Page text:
No Place for Bravery tells the troubled tale of Thorn, a retired warrior plagued by his past, still quietly thirsting for the adrenalin rush of battle. His daughter, Leaf, was abducted by a warlock and after time spent searching, he and his wife, Rosa, gave up… Until he runs into the Warlock by chance, rekindling his fires once more.
The story in No Place for Bravery is absolutely the game’s strongest part. It gets very gritty and keeps you guessing all the way to the end, with odd twists and turns, fake endings and lots of blood spilled. I guess the whole purpose of it all is “was all that violence really worth it?” Well, that’s for you, the player, to decide.
And it sounds odd to say, but violence really is the focus of No Place for Bravery. As a top-down action RPG, combat is a given, but what really fits into the theme of the game is the ability to execute your foes. After dealing a final blow, the enemy will drop to their knees and a button prompt will appear for you to execute them. This can also happen as part of a combo, where a correctly timed button press will see the camera zoom in, and Thorn pull off an execution with flair.
It’s the enemy on their knees part which gets me. At first, I kinda thought nothing of it, but later in the game, I started to think “do I need to execute them so brutally?” They just kind of sit there, pantting, waiting for the inevitable. You almost get the sense that Thorn was loving it, which is incredible, considering the difficulty video games often have in trying to convey emotion, let alone doing so with pixel art.
Combat is fairly straightforward. You have your basic attacks, a shield block and a dodge, though this latter one is fairly ineffective for letting you evade incoming damage. Where many games will give you I-frames of invulnerability when timed right, or have a decent distance of travel so you can avoid a swing all together, Thorn’s dodge has neither of these things. He doesn’t dodge far enough and always ends up with a smack.
Maybe that’s missing the point – he’s Thorn, he wouldn’t want to dodge, he would just want to charge in and hack till everything is dead. Yet, from a gameplay perspective in a top-down action RPG, it just felt off. There are parries to balance this shortcoming, but every enemy has blockable attacks, so the roll would work really well here.
You also find other weapons throughout and all of them have upgrade skills to be acquired, found around the various areas via books and pinpointed on maps so you can’t miss them. For the most part, they just add extra moves which can be performed and some have passive abilities. One however speaks of an invulnerable dodge without ever explaining how to use it or if it just becomes part of the kit. My dodge didn’t change, so I was left in the dark.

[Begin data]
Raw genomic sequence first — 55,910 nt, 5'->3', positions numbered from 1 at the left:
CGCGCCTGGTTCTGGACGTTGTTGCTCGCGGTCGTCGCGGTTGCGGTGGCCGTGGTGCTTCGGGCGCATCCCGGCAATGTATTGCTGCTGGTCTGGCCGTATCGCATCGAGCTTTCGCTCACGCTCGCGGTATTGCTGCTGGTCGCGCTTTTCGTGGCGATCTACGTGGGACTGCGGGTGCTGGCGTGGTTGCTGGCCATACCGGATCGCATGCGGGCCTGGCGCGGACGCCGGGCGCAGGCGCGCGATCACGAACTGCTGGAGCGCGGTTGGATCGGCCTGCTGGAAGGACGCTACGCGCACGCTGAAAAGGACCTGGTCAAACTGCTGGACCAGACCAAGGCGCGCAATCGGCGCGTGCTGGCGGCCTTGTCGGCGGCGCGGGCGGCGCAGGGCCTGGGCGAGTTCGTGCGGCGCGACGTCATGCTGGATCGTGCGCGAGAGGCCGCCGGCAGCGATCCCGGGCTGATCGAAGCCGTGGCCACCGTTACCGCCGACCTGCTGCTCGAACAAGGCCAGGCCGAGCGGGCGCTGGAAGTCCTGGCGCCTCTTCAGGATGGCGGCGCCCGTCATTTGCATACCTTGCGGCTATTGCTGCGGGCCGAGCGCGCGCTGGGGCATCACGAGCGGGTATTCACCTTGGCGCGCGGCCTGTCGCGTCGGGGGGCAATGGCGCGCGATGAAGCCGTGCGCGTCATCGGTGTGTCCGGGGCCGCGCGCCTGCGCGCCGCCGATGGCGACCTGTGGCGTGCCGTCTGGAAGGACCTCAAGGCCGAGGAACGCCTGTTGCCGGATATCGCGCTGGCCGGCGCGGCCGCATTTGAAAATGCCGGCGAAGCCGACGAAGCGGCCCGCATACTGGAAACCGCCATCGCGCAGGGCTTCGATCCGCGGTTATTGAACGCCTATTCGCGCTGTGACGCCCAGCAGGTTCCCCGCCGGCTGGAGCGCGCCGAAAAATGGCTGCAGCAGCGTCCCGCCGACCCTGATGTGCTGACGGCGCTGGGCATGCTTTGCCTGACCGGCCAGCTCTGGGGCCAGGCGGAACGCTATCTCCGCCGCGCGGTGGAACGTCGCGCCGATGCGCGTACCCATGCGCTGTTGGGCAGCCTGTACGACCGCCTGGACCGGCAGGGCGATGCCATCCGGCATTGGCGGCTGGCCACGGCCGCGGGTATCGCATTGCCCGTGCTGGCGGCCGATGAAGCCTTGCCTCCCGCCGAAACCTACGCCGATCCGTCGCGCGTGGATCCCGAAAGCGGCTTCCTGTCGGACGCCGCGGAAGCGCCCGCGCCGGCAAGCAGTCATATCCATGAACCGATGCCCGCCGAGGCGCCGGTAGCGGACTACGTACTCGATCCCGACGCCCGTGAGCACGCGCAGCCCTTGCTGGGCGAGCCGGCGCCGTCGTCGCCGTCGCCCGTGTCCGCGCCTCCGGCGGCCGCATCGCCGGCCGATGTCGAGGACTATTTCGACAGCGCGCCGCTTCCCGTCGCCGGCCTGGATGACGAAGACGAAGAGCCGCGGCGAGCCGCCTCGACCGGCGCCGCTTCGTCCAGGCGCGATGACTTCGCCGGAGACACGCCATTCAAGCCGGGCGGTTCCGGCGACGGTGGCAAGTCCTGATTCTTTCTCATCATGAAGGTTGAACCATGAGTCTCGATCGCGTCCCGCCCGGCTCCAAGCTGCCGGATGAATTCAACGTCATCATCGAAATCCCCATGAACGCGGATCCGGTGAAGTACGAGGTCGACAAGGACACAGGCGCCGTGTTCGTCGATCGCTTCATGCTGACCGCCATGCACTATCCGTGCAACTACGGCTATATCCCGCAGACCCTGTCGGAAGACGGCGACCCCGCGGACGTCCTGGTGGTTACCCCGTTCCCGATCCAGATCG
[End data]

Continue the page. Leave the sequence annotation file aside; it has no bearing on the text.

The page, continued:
The general feel of combat flows nicely, despite these few niggles. Boss fights are particularly engaging, providing some tough encounters which will have you scratching your head.
The pixel art overall is very nice. Though I’m not the biggest fan of that style, I can appreciate the work that’s gone into making this game very pretty, reminiscent of games some of the older generations I grew up on. It’s accompanied by a decent soundtrack as well, keeping the story going with some intense moments.
One thing I found interesting about the story was the fact that a few dialogue choices actually led to the end of game credits, with a minor ending showing how Thorn ends up. On my first playthrough, I managed to luck out with my path to the true ending, aside from one choice, which ended the game prematurely. I thought this an odd place to finish, so I reloaded my save, picked the other option and found my game to last another hour or so.
Afterward, I restarted the entire thing just to see if there were any more alternate endings and I was right. It seems there’s quite a lot to discover. Then again, despite the game coming in at around five hours – which is very short for an RPG – I felt little incentive to do another run.
An interesting thing to note is that the story of No Place for Bravery is based around the developers own experiences, trying to send a “strong message on the role of parental figures and the consequences of their choices in a troubled world.” By the game’s end, I definitely got the point.
Reaching there with the review build was also riddled with some game breaking issues, especially surrounding the jump move. One section completely broke for me and I was unable to leap across a platform to continue, meaning I had to restart my entire run – this was an issue that regularly occurred, though could often be brute forced to carry on. Thankfully the launch day patch notes state that this has been improved alongside a bunch of other pre-release issues.